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The Tough Guide To Fantasyland by Diana…

The Tough Guide To Fantasyland (original 1996; edition 1996)

by Diana Wynne Jones

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1,782375,923 (4.01)100
Title:The Tough Guide To Fantasyland
Authors:Diana Wynne Jones
Info:Daw (1996), Hardcover
Collections:Your library, Read, Cover maybe done
Tags:Fic, SF, _hardback, !dunno, __check_cover

Work details

The Tough Guide to Fantasyland: The Essential Guide to Fantasy Travel by Diana Wynne Jones (1996)

  1. 100
    Dark Lord of Derkholm by Diana Wynne Jones (foggidawn, Mossa)
    Mossa: More or less a sequel to The tough guide.
  2. 51
    Year of the Griffin by Diana Wynne Jones (ed.pendragon)
    ed.pendragon: Part of the same universe as The Tough Guide to Fantasyland and Dark Lord of Derkholm
  3. 10
    Bored of the Rings by Harvard Lampoon (TomWaitsTables)
  4. 00
    The Dreamland Chronicles by Wm. Mark Simmons (TomWaitsTables)
  5. 11
    The Rough Guide to Conspiracy Theories by James McConnachie (ed.pendragon)
    ed.pendragon: It's not just the title that's reminiscent of 'The Tough Guide', it's the fantasy element.
  6. 00
    The Wizard, the Witch, and Two Girls from Jersey by Lisa Papademetriou (foggidawn)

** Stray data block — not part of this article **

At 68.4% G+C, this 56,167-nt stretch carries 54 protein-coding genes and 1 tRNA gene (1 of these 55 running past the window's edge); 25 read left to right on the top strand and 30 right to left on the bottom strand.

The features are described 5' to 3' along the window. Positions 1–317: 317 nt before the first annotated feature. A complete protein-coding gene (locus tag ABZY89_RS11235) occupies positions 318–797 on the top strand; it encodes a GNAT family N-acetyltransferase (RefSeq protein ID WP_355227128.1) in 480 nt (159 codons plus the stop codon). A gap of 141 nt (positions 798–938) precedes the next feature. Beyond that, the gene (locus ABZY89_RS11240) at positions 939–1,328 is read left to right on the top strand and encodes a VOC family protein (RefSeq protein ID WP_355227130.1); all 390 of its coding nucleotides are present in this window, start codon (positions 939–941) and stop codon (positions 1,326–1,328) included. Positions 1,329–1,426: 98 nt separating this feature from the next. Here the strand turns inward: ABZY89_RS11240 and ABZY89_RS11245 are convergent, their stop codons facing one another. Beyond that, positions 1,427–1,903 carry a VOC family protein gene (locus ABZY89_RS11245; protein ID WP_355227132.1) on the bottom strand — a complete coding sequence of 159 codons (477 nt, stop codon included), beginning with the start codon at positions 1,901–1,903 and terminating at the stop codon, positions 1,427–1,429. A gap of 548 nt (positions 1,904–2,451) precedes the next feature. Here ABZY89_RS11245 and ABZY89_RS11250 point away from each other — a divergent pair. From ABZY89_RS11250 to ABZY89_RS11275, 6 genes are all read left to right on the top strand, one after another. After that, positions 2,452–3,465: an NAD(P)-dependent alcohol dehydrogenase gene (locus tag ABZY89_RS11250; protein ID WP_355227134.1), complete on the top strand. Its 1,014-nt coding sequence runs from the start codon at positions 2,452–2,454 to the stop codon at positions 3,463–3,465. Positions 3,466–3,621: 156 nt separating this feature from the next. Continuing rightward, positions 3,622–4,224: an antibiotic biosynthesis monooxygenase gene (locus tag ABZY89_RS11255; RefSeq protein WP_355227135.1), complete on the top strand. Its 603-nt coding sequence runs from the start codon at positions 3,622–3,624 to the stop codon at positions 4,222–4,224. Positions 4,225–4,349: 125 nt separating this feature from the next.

7. 00
    Witch and Wombat by Carolyn Cushman (infiniteletters)

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Showing 1-5 of 37 (next | show all)
DWJ Book Toast, #5

Diana Wynne Jones is one of my favorite fantasy authors, growing up and now, and I was saddened by the news of her death. I can't say I'm overcome with emotion - as personal as some of her work is to me, its not like I knew her after all - but I wish I could put into words how I feel about her no longer being out there, writing new adventures and laughing at all of us serious fans thinking so hard about her words when we should simply get on with the business of enjoying them.

And that's...what I'm going to do. She's left behind a huge body of work, a large amount of which I haven't read yet, so I'm going to reread all my old favorites (and hopefully some new).